Playful yet predatory by nature, pine martens are confined to areas of coniferous forests. They thrive in this environment, where they can conceal their presence easily.
This species of mustelid is found across Europe and Asia. It is found as far south as the Mediterranean islands and as far east as the Pacific coast of Siberia. The pine marten was once common in the British Isles, but it is now found only in Ireland and the far north of Great Britain. Despite their name, pine martens live in all types of forest - pine, broad-leaved, or a mixture of both trees. The martens are most at home in ancient forests where the tops of the trees join together. That forms a protective canopy under which the pine martens can hide from their chief prey - eagles. Recently planted forests - or those that are regularly disrupted by people -do not have such a canopy, and martens do not thrive there. In Scotland pine martens often leave forests and hunt on moorlands. Pine martens are nocturnal. They rest in tree hollows, discarded squirrel and bird nests and rocky crevices during the day. The martens eat mainly small rodents, such as voles.
The pine marten has undergone a dramatic decline in parts of its range, originally because of persecution by gamekeepers but more recently because of clearance of its forest habitat. These mustelids sleep off the ground, in a tree hollow or old bird’s nest. Their agility is such that, just like a cat, they can swivel their bodies if they fall, landing on their feet to reduce the risk of any injury, from heights of up to 20 m (66 ft).
Distribution: Ranges from Ireland and Scotland eastwards across northern parts of Europe and southwards to various Mediterranean islands; also extends to Russia and the Caucasus.
Weight: 0.5 - 2.2 kg (1 - 4.5 lb); males are heavier.
Length: 62 - 78 cm (24 -31 in); up to 15 cm (6 in) tall.
Maturity: 2 - 3 years.
Gestation Period: 31 days; embryonic development starts about 7 months after fertilization.
Breeding: 2 - 3; weaning occurs at around 49 days.
Food: Omnivorous, hunting birds and eggs.
Lifespan: 6 - 8 years; up to 18 in captivity.
Triangular ears, prominent whiskers and a narrow pointed muzzle.
The creamy-yellow colour of the bib characterizes this species.
The fur on the paws is a darker shade of brown than on the body.
The fur becomes darker and silkier in the winter, and was highly prized, being used to make royal garments.
The undersides of the pine marten's toes are masked by fur in the winter, allowing it to walk easily over snow.
The pine marten's sharp claws help these mustelids maintain their grip when they are climbing trees in the forest.
These particular martens will inhabit areas of open beech woodland, but they are not dependent on forest and are sometimes found near human habitation.
Not found in Britain but common in continental Europe, the beech marten was originally an animal of woodland and hilly habitats. However, it has greatly increased its range by exploiting the habitats humans have created. In some regions of France, Germany and Switzerland, beech martens have become very common in towns, frequently occupying the loft spaces of people's homes.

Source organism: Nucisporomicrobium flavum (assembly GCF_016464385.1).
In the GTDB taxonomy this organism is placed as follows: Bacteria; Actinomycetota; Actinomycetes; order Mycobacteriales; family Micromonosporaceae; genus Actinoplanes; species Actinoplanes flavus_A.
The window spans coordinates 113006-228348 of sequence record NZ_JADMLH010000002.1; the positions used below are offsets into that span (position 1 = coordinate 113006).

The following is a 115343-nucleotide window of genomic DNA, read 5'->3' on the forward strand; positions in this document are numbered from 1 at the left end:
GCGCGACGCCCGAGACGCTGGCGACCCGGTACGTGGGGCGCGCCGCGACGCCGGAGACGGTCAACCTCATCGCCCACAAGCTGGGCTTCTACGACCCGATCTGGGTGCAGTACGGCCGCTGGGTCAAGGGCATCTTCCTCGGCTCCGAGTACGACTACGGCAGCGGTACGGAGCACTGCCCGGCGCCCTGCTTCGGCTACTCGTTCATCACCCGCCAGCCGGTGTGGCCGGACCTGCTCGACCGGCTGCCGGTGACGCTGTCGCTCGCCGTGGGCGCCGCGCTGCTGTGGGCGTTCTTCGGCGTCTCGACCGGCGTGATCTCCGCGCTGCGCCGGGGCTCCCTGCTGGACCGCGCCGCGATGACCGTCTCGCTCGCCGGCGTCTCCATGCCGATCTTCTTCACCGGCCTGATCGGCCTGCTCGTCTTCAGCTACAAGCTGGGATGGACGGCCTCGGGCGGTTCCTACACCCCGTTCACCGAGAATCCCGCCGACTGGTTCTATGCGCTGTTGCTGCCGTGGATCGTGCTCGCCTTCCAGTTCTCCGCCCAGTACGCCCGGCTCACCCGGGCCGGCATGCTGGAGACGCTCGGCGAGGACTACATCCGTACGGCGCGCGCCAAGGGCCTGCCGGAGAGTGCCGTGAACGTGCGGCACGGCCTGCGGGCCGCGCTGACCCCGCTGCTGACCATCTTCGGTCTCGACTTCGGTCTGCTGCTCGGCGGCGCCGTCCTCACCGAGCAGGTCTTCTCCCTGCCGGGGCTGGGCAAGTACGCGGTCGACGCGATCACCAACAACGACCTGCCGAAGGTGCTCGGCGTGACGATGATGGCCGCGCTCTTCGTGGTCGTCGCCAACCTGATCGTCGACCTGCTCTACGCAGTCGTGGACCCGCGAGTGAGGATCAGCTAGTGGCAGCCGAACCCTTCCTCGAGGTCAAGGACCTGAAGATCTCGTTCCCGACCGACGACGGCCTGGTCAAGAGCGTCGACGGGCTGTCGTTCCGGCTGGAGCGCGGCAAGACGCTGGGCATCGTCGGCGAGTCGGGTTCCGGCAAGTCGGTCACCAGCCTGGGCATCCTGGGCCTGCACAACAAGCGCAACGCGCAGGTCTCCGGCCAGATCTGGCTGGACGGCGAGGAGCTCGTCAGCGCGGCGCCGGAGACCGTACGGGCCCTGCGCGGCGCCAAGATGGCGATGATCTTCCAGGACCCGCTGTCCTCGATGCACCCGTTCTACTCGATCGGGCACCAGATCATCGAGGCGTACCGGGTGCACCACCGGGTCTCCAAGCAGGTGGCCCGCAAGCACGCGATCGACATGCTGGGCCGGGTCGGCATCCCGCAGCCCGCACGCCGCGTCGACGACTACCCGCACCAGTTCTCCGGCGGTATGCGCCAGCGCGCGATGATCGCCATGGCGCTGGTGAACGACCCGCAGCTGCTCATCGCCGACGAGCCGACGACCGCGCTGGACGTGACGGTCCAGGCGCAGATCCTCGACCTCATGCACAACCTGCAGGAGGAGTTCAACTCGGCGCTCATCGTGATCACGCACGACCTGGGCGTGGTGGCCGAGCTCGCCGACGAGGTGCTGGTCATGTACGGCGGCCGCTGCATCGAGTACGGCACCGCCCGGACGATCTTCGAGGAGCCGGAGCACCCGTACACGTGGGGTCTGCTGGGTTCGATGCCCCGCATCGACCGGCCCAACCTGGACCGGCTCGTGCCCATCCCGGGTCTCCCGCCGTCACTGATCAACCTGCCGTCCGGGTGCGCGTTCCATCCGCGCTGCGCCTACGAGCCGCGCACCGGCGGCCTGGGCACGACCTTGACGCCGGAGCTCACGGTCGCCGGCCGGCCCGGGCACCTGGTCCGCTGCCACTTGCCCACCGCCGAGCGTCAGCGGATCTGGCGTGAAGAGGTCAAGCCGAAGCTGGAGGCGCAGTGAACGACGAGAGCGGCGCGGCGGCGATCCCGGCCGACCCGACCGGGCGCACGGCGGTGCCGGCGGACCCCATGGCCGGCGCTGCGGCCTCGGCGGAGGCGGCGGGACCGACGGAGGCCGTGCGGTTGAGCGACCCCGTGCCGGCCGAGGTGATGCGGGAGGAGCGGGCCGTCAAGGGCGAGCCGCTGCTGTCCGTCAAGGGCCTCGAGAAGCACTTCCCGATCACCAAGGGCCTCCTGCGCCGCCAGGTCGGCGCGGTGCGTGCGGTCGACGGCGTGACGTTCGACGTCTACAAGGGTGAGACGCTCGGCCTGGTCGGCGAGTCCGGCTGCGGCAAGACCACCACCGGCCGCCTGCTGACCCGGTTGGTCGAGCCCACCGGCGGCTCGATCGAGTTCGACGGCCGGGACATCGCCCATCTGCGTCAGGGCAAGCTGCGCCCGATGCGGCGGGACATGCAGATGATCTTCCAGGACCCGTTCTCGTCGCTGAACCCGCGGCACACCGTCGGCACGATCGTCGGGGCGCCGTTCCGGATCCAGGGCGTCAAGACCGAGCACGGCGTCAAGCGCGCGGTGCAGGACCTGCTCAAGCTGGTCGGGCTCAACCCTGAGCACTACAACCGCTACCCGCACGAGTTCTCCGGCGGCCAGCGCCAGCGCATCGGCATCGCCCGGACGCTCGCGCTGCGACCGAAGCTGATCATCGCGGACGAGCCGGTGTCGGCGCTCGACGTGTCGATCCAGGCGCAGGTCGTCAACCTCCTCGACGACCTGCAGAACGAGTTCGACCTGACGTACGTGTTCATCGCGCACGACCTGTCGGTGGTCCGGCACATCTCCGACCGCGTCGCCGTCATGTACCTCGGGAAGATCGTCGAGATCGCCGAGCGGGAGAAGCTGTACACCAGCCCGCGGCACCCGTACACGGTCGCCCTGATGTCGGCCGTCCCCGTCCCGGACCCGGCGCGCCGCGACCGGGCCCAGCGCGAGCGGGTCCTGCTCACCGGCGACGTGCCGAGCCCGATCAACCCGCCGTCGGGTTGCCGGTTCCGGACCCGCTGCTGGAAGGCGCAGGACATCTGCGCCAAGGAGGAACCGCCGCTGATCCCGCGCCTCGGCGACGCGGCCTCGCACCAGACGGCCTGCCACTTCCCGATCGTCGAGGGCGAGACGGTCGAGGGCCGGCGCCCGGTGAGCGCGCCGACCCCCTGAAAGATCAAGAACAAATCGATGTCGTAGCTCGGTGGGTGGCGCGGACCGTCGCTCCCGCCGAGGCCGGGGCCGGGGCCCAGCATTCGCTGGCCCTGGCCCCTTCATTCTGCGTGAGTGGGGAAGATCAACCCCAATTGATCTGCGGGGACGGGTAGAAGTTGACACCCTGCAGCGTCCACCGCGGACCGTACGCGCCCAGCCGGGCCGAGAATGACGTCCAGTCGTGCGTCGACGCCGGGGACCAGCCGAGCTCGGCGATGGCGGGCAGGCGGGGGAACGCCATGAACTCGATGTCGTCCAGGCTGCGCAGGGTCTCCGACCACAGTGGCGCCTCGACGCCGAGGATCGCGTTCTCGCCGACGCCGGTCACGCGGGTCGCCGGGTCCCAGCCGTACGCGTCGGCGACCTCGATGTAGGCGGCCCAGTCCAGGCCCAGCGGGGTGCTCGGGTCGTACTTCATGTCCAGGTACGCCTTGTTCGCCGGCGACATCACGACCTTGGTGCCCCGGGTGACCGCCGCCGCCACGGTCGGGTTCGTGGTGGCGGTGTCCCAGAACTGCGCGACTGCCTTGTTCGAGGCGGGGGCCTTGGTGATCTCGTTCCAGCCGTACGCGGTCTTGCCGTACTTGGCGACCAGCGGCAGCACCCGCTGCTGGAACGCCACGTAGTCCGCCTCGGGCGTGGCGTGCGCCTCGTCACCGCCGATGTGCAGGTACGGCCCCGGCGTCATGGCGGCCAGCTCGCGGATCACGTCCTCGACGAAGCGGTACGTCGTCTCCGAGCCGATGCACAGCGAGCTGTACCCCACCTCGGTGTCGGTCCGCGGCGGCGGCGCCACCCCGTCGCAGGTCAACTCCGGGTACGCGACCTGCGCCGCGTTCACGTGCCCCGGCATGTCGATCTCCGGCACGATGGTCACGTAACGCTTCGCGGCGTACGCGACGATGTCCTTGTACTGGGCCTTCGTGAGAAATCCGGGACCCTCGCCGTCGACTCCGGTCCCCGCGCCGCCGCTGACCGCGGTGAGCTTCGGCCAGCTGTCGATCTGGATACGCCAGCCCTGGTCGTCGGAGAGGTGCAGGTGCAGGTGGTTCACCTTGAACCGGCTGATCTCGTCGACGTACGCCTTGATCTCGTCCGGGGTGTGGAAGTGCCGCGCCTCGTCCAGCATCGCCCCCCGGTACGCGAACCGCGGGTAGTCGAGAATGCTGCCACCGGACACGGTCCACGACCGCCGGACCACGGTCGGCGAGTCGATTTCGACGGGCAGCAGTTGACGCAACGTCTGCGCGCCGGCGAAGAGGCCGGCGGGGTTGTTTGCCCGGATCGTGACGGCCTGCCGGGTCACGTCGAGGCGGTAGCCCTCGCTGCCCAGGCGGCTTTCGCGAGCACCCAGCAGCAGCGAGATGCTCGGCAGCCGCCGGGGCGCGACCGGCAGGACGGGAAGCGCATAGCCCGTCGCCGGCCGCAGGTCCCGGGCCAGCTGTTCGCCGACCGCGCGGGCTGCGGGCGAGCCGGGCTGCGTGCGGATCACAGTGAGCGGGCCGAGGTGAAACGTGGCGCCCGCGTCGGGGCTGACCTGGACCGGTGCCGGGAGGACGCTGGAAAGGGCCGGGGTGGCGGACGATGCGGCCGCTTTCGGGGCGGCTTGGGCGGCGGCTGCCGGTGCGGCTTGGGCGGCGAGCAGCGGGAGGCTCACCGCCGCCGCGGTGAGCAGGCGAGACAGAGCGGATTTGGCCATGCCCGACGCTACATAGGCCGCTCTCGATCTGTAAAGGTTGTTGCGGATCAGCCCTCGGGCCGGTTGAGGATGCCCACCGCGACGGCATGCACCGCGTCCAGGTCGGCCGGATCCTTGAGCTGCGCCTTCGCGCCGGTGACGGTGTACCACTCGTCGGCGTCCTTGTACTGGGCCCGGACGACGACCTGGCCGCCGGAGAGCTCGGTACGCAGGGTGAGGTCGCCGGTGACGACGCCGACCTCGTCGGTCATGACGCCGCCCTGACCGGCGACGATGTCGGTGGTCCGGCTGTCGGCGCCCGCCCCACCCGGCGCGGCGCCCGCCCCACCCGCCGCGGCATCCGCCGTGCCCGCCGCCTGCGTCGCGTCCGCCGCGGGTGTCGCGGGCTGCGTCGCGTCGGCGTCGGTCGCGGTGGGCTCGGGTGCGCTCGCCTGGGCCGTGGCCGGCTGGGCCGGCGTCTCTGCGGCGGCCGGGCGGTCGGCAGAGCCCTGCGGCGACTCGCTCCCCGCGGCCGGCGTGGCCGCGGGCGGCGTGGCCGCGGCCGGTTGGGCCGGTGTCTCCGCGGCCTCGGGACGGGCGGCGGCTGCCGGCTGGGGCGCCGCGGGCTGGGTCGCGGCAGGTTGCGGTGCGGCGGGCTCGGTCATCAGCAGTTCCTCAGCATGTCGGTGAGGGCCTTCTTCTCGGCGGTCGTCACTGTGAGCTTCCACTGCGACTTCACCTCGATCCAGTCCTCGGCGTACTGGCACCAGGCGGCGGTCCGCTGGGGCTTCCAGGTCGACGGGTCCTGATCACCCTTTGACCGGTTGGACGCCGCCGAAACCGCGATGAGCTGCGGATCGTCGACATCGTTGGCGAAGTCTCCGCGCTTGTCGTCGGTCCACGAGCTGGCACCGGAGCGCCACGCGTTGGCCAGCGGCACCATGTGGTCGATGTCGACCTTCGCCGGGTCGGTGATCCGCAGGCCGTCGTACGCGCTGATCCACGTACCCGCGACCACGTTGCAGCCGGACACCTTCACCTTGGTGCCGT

Highly adaptable, these mustelids can rob birds' nests in the trees, sucking out the contents of eggs, whereas around buildings they are able to hunt rodents or simply scavenge. Beech martens are solitary by nature, with territories of males overlapping those of several females. Mating is a protracted affair, lasting perhaps an hour, with the male marten anchoring himself on top of the female's body by grasping a pad of fat at the base of her neck with his teeth.
Beech martens have a silky dark brown coat with a white throat patch. People tolerate them in towns partly because they help to control rodents. Their main enemies are birds of prey and foxes.
They can actually be quite a nuisance, chewing electrical wiring and making off with roof insulation to use as bedding. Beech martens have also been reported to have developed a liking for cars. The learned behaviour of sleeping under car bonnets, where it’s nice and warm, has spread across central Europe. Every day, up to 40 cars in Switzerland are damaged by beech martens chewing through the wires under their bonnets. This compulsive chewing behaviour is a consequence of the marten's dietary flexibility. Youngsters will test anything and everything to see if it is edible or not.
Distribution: Ranges through much of Europe, north to Denmark and south to Mediterranean islands such as Rhodes and Corfu. Extends into Asia as far as Mongolia.
Habitat: Deciduous woodland, open rocky hillsides and urban habitats.
Weight: 1.1 - 2.3 kg (2.4 - 5 lb).
Length: 62 - 80 cm (24 - 32 in).
Maturity: 15 - 27 months.
Gestation Period: Around 250 days.
Breeding: 1 - 4; the family splits up when the young are 1 year old.
Food: Opportunistic, hunting small mammals, also taking invertebrates and fruit.
Lifespan: Up to 10 years in the wild; up to 18 in captivity.
The ears are broad but set quite low, with the eyes pointing forwards. The jaws are narrow but powerful.
The coat is a variable shade of brown, often with a white bib extending on to the chest.
Powerful hindquarters allow these martens to climb well and pounce on prey.
This is long and bushy in appearance.
When present, the bib on the front of the body can vary both in shape and colour.
Beech martens will feed on a wide variety of foods, even taking fallen fruit in gardens when available.